Morrowind is a brown, boring game with terrible combat and horribly dated graphics. In comparison to its own follow-up games, Oblivion and Skyrim, it’s hard to play and doesn’t seem to really offer anything worth going back to. It’s filled to the brim with utter annoyances ranging from its confusing RPG mechanics, vast amount of bugs, and creatures that seem like they were created by Satan himself, just to convince you not to play this game. Yet many fans of the series agree that it’s still the best game and, fifteen years after its release, it still boasts an active community of players continuing to mod and play the game, and it’s still the game I go back to when I need to remind myself why I love gaming so much.

In 2002 the idea of a truly open world, open-ended experience was still fairly new to me. Up to that point the most open games I’d played were titles like Mario 64 or the Zelda series, games that offered freedom but were constantly pushing you toward objectives. There were games that seemed to let you go, but a lot of the time they just seemed too complicated: titles like Ultima 7, Baldur’s Gate, or Morrowind‘s own predecessor, Daggerfall. These games just didn’t seem to capture my attention as intended and, as a result, many of these I wouldn’t play until much later. Then two things happened that would really show me what freedom in gaming was like.

The Island of Vvardenfell, arguably one of the most important places of my childhood.

The first event was when we upgraded our family computer. Despite being relatively poor growing up, my family had long been into PC gaming over consoles. Mostly because my oldest brother discovered that you could hack PC games to work without disks and there was a store in town that, bizarrely, rented PC games for up to a week. Our aging machine was having trouble playing games like Robin Hood Colouring Book, nevermind titles like Half Life, Warcraft 2 or Thief that my older brothers had started getting into. Over time we managed to save up enough money for new parts and we put them to the test. Games like Freedom Force, Lego Island 2 and Stronghold, all acquired through various means, soon became the staples of our short allotment of gaming time per day. They were fantastic games that still make me nostalgic to this day.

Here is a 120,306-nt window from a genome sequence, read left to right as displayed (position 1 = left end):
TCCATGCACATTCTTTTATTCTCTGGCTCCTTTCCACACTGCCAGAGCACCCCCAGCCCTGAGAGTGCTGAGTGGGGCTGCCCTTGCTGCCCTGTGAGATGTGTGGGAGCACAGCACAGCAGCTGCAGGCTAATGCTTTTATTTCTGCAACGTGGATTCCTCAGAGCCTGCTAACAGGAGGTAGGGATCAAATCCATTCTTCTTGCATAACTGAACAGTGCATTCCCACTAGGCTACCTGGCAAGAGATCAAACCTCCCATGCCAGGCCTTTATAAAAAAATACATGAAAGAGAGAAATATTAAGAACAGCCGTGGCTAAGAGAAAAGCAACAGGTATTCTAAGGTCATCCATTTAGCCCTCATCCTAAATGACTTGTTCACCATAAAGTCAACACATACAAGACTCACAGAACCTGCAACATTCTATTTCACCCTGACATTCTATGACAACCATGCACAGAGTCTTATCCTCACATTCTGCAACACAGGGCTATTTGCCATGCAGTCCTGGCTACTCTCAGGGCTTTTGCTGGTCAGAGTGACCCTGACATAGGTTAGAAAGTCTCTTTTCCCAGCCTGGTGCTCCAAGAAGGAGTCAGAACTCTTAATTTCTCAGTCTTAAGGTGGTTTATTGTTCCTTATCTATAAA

The second event was the release of Morrowind. My older brothers had been fans of the series since Daggerfall, which I later learned was at least partially due to the uncensored nature of the game, something my parents remain unaware of to this day. Morrowind was a big deal for a lot of reasons, and in the months leading up to its release, we scoured the various magazine articles about it and would take trips to the library to look it up online. Finally it came out to rave reviews and, a few days later, we convinced my mother to take us to that weird video store that rented PC games. We got home, installed the game, applied the no-CD crack from the world’s sketchiest website that kids should not have had access to, and booted it up.

It ran like crap. It ran, yes, but it ran like crap. Come to think of it, Morrowind still runs like crap. But that didn’t matter to me. From the first moments of creating a character I knew this game was going to be different somehow. The introduction to Morrowind, compared to many other games, Oblivion and Skyrim included, is short and to the point. There is an opening cutscene, which I promptly skipped, then you awaken on a prison ship face to face with a blue-skinned man the game identifies as Juib. His raspy voice informs you that the vessel has arrived in Morrowind and that you’re about to be released. From there you’re ushered through a series of short dialogues offering you the chance to build your character before receiving a few dollars for the medieval giant roach cab fare, and a package meant for a man named Caius Cosades in the town of Balmora.

Also, about 7 minutes into the game a man falls from the sky for no reason. I love this game.